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1 CS 201 Compiler Construction Data Flow Framework.

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1 1 CS 201 Compiler Construction Data Flow Framework

2 2 The various problems considered have things in common: –Transfer functions –Confluence Operator –Direction of Propagation These problems can be treated in a unified way  data flow framework is an algebraic structure used to encode and solve data flow problems.

3 3 Monotone Data Flow Framework Components of the framework: 1. Information Set: L 2. Effect of joining paths: ∧ (meet operator) 3. Effect of basic blocks: f n (monotone transfer func.) 4. Iterative Solution: can be shown to terminate (L, ∧ ) is a semilattice st ∨ a,b,c εL 1. a ∧ a = a (idempotent) 2. a ∧ b = b ∧ a (commutative) 3. a ∧ (b ∧ c) = (a ∧ b) ∧ c (assocative) Bottom Element st ∨ a ε L, a ∧ = Top Element Τ st ∨ a ε L, a ∧ Τ = a Top & Bottom elements are unique.

4 Contd.. Relation ≤ is a partial order on L a ≤ b ≅ a ∧ b = a Similarly relation > can be defined. A semilattice is bounded iff ∨ a εL there exists a constant c a st length of chain beginning at a is at most c a. 4 Max c a

5 5 Monotonic Functions Effect of each basic block is modeled by a transfer function f: L  L. Function f must be monotonic. A total function f: L  L is monotonic iff ∨ a,b ε L f(a ∧ b) ≤ f(a) ∧ f(b) Distributive function: f(a ∧ b) = f(a) ∧ f(b) For monotonic functions: a ≤ b => f(a) ≤ f(b)

6 6 Contd.. For monotonic functions: a ≤ b => f(a) ≤ f(b) Proof: f(a ∧ b) ≤ f(a) ∧ f(b) Defn. of Monotonicity f(a ∧ b) ∧ f(a) ∧ f(b) = f(a ∧ b) Defn. of ≤:(a ∧ b=a) f(a) ∧ f(a) ∧ f(b)= f(a) Given a ≤ b: a ∧ b = a f(a) ∧ f(b) = f(a) f(a) ∧ f(a) = f(a) idempotence f(a) ≤ f(b) Defn. of ≤

7 7 Fixpoint A fixpoint of a monotonic function f: L  L is a value a ε L such that f(a) = a Τ > f (Τ) > f ( f (Τ) ) > f ( f ( f (Τ) ) ) …….. There exists t such that f ( f t (Τ) ) = f t (Τ) f t (Τ) is the greatest fixpoint of f.

8 8 Monotone Function Space A monotone function space for a semilattice is a set F of monotonic functions which: 1. Contains the identity function (id) -- basic blocks may not modify information 2. Is closed under function composition -- to model the effects of paths 3. For each a ε L, there exists fεF st f( ) = a -- to model gen functions A distributive function space is a monotone function space in which all functions are distributive.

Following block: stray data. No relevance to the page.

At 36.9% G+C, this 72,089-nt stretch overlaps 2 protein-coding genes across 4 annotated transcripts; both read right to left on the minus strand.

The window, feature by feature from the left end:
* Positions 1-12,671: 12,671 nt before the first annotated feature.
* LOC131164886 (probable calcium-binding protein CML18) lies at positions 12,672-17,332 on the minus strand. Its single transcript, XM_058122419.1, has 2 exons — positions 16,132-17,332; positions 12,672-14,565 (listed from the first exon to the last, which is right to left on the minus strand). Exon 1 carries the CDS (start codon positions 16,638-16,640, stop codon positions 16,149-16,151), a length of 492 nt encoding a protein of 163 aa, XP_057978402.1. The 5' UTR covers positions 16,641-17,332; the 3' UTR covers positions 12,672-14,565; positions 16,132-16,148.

9 9 A Monotone Data Flow System A monotone data flow system is a tuple 1. (L, ∧ ) is a bounded semilattice with Τ & 2. F is the monotone function space 3. G = (N, E, s) is the program flow graph 4. FM: N  F is a total function that associates a function from F with each basic block.

10 10 Meet Over All Paths Solution Meet over all paths solution (MOP) of a data flow system – MOP: N  L MOP(s) = NULL (NULL is the element in L which represents “no information”) F f π is composition of functions from nodes along path π excluding node n. n 1  n 2  n 3  ….  n k-1  n k  fn k o fn k-1 o….o fn 2 o fn 1

11 11 MOP Solution Finding MOP solution is undecidable, i.e. there does not exist a general algorithm that computes MOP solution for all monotone data flow systems. Let X: N  L denote a total function that associates nodes with lattice elements. X is conservative or safe iff ∨ n εN, X(n) ≤ MOP(n) Iterative algorithm computes conservative approximation of MOP. For distributive data flow systems, it computes solution that is identical to MOP solution.

12 12 Iterative Algorithm

13 13 Reaching Definitions

14 14 Contd…,

15 15 Dominators

16 16 Constant Propagation f (X)={(a,2),(b,3),(c,5)}f (Y)={(a,3),(b,2),(c,5)} f (X) ∧ f (Y) = {(a,not-const), (b, not-const), (c,5)} X ∧ Y = {(a,not-const),(b,not-const),(c,undef)} f (X ∧ Y) = {(a,not-const),(b,not-const),(c,not-const)} f (X ∧ Y) ≤ f(X) ∧ f(Y)

17 17 Sample Problems Data Flow Framework

18 18 Data Flow Framework For each of the given problems provide the following: Lattice values Meet operator Top and bottom elements The partial order relation, including its pictorial representation The transfer function Data flow equations.

19 19 1.Reachable uses -- for each definition identify the set of uses reachable by the definition. This information is used for computing def-use chains. 2. Reaching uses -- given a definition of variable x, identify the set of uses of x that are encountered prior to reaching the definition and there is no other definitions of x that intervene the use and the definition. This information is used for computing antidependences.

20 20 3. Classify Variable Values -- classify the value of each program variable at each program point into one of the following categories: (a) the value is a unique constant -- you must also identify this constant value; (b) the value is one-of-many constants – you do not have to compute the identities of these constants as part of your solution; and (c) the value is not-a-constant, that is, it is neither a unique constant nor a one-of-many constants. This is a generalization of constant propagation.

21 21 4. Postdominators -- postdominator set of a node is the set of nodes that are encountered along all paths from the node to the end node of the control flow graph. This information is used for computing control dependence.

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